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Al Harris Library Reproduction of Copyrighted Works by Educators and Students


Citing Sources


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Copyright law begins with the basic premise that the creator of a particular work or product has exclusive rights to all the potential uses of that work or product. However, certain federal laws provide for exceptions to those rights. Some of the exceptions provided for are minimal whereas others provide broad opportunities to reproduce copyrighted documents and/or products.

The Intellectual Property Committee at Southwestern Oklahoma State University wants you as faculty and students to be aware of your rights to copy certain documents and, likewise, be knowledgeable as to what restrictions or limitations there may be to your copying of printed material, visual images, videos, music, computer software, Internet items and television broadcasts. The purpose of this document is not to provide you with all the answers, but rather to point you to usable web sites that can instruct you on what the law is and give you guidance, if possible.

While copyright law is governed by a number of federal acts, three primary pieces of legislation are of particular importance. These three include: The Copyright Act of 1976, The TEACH Act (Technology, Education and Copyright Harmonization Act) of 2002 and the DMCA (Digital Millennium Copyright Act). Each of these three acts reconfirms ownership of copyrighted items in the creator but provides exceptions in which copyrighted items may be reproduced, either in part or the whole, by individuals or institutions.

The most widely recognized exception to copyright protection is that of “fair use.” Fair use is a legal principle that provides certain limitations on the exclusive rights of the copyright holders. While there is no simple test to determine what fair use is, even though there has been much litigation over the term, four fair use factors can be identified which should be addressed by anyone wishing to reproduce a copyrighted item. These factors include: 1) Whether the purpose and character of the use is of a commercial nature or is for nonprofit educational purposes, 2) the nature of the copyrighted work, 3) the amount and substantiality of the portion used in relation to the copyrighted work as a whole, and 4) the effect of the use upon the potential market for or value of the copyrighted work. If you reproduce beyond the fair use guidelines, the greater the risk that fair use is not applicable and you may have infringed upon the rights of the copyright owner. At some point, the copyright owner may decide to ask the courts for compensation for your infringement on their property rights. The safest course is always to get permission from the copyright owner before using copyrighted material.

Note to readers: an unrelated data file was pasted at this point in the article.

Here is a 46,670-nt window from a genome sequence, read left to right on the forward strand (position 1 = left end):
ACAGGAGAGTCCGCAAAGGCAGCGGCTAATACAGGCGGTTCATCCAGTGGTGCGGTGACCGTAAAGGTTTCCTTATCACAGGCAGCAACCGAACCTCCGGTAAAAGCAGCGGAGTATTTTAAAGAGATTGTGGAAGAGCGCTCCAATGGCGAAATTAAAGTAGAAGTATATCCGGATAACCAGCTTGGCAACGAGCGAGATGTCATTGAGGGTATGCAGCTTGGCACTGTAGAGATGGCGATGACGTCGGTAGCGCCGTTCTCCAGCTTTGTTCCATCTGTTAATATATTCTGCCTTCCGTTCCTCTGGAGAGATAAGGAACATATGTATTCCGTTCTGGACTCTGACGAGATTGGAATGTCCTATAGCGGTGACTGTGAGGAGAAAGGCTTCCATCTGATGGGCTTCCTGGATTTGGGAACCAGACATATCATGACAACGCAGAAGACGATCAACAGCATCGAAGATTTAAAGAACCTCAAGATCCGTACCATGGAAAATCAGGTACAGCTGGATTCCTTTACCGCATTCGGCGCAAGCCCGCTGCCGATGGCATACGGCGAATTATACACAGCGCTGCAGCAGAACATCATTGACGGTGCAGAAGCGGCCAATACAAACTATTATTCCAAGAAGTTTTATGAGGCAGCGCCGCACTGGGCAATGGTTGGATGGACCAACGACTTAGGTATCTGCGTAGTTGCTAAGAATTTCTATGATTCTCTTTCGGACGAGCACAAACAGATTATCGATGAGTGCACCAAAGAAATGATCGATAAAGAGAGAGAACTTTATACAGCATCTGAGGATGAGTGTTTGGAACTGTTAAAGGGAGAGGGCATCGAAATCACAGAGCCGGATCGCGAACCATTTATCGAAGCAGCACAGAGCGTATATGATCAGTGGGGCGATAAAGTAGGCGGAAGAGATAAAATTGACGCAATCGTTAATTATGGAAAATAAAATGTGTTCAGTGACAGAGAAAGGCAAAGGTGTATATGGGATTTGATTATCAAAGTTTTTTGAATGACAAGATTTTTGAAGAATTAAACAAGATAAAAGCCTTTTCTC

It is incumbent on all individuals who copy any documents (or copyrighted products) to assess what right they have, if any, to reproduce and/or distribute them. When materials are misused, the copyright owner may seek damages from individuals as well as from the University. Ignoring policies or being ignorant of copyright rules may make you personally and financially responsible for some part of any damages awarded. Being familiar with the concepts of fair use and copyrights will help to mitigate not only the University’s risk but your personal risk.

The following web sites can provide you with understanding of the issues involved:

Federal Laws: